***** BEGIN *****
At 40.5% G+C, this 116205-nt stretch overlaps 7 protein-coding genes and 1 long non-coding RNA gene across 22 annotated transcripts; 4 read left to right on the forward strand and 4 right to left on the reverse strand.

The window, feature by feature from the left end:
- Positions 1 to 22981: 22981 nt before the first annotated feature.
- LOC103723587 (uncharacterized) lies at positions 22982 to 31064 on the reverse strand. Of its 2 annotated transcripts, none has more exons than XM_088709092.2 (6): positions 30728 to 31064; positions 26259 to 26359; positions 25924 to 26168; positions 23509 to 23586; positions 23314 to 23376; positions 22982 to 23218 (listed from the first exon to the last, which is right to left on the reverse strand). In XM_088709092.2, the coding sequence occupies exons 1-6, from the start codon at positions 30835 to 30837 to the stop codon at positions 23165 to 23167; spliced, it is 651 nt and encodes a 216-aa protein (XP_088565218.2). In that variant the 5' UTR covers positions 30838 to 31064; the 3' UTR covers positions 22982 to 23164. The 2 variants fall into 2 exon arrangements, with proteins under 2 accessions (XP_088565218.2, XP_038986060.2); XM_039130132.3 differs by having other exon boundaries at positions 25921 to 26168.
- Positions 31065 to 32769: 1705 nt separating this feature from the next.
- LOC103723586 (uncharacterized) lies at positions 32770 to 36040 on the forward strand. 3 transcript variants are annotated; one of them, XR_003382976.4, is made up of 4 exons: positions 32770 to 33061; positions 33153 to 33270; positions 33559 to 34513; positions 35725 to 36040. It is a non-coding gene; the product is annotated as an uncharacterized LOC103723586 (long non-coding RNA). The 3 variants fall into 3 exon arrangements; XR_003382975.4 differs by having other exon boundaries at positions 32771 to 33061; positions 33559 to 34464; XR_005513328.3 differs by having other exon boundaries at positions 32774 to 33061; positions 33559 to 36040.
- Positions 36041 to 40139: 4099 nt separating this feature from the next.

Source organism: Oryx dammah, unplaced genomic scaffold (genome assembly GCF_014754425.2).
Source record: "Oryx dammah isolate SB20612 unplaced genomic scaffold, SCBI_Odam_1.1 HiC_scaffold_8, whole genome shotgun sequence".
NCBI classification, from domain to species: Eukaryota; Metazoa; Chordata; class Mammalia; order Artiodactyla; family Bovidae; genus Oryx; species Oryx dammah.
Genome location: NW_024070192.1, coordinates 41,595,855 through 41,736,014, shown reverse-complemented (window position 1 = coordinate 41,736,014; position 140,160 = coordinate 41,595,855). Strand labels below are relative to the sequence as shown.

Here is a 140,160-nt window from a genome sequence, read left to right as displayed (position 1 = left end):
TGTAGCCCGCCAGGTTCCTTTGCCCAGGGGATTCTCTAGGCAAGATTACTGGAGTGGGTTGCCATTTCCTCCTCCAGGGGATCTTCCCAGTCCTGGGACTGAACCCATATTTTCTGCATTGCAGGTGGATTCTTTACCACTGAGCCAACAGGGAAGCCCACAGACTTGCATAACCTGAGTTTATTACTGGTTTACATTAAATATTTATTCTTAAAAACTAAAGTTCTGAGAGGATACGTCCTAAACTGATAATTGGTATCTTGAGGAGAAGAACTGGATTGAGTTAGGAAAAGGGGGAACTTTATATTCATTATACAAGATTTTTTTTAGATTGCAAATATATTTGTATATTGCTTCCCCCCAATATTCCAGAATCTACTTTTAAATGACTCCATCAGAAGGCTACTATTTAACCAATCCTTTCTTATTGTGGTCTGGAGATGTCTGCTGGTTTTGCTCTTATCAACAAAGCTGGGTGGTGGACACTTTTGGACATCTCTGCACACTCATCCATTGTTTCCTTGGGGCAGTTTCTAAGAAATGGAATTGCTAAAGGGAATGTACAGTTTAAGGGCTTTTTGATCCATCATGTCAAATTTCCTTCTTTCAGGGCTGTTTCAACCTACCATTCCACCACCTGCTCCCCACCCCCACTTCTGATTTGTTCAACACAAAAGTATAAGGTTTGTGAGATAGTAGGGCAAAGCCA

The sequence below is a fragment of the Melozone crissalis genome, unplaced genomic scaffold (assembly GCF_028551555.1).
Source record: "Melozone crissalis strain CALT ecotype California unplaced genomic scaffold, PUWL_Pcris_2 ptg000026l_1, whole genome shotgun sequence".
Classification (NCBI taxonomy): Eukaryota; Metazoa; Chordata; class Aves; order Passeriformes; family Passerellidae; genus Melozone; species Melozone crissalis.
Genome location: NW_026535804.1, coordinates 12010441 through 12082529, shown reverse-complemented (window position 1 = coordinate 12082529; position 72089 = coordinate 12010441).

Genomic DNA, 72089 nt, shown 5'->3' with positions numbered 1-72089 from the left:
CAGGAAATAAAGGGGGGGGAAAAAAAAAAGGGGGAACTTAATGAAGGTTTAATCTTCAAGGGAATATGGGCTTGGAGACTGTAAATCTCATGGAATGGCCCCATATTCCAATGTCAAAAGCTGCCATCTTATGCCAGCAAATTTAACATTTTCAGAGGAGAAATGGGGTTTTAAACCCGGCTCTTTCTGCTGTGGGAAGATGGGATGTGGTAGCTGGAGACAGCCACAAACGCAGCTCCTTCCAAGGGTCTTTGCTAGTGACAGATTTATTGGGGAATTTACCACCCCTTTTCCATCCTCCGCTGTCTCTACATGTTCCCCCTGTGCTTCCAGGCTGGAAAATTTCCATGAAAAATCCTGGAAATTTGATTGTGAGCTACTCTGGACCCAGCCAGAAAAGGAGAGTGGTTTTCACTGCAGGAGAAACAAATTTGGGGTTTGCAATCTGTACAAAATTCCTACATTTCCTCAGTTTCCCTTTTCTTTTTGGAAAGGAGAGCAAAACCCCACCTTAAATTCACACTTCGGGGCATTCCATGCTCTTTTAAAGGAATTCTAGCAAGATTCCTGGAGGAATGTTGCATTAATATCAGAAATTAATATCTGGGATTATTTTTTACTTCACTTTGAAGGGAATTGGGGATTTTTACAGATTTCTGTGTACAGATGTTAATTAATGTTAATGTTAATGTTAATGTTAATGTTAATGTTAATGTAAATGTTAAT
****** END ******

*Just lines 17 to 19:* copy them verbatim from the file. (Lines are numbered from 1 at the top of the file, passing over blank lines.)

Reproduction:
Genome location: NW_026535804.1, coordinates 12010441 through 12082529, shown reverse-complemented (window position 1 = coordinate 12082529; position 72089 = coordinate 12010441).

Genomic DNA, 72089 nt, shown 5'->3' with positions numbered 1-72089 from the left:
CAGGAAATAAAGGGGGGGGAAAAAAAAAAGGGGGAACTTAATGAAGGTTTAATCTTCAAGGGAATATGGGCTTGGAGACTGTAAATCTCATGGAATGGCCCCATATTCCAATGTCAAAAGCTGCCATCTTATGCCAGCAAATTTAACATTTTCAGAGGAGAAATGGGGTTTTAAACCCGGCTCTTTCTGCTGTGGGAAGATGGGATGTGGTAGCTGGAGACAGCCACAAACGCAGCTCCTTCCAAGGGTCTTTGCTAGTGACAGATTTATTGGGGAATTTACCACCCCTTTTCCATCCTCCGCTGTCTCTACATGTTCCCCCTGTGCTTCCAGGCTGGAAAATTTCCATGAAAAATCCTGGAAATTTGATTGTGAGCTACTCTGGACCCAGCCAGAAAAGGAGAGTGGTTTTCACTGCAGGAGAAACAAATTTGGGGTTTGCAATCTGTACAAAATTCCTACATTTCCTCAGTTTCCCTTTTCTTTTTGGAAAGGAGAGCAAAACCCCACCTTAAATTCACACTTCGGGGCATTCCATGCTCTTTTAAAGGAATTCTAGCAAGATTCCTGGAGGAATGTTGCATTAATATCAGAAATTAATATCTGGGATTATTTTTTACTTCACTTTGAAGGGAATTGGGGATTTTTACAGATTTCTGTGTACAGATGTTAATTAATGTTAATGTTAATGTTAATGTTAATGTTAATGTTAATGTAAATGTTAAT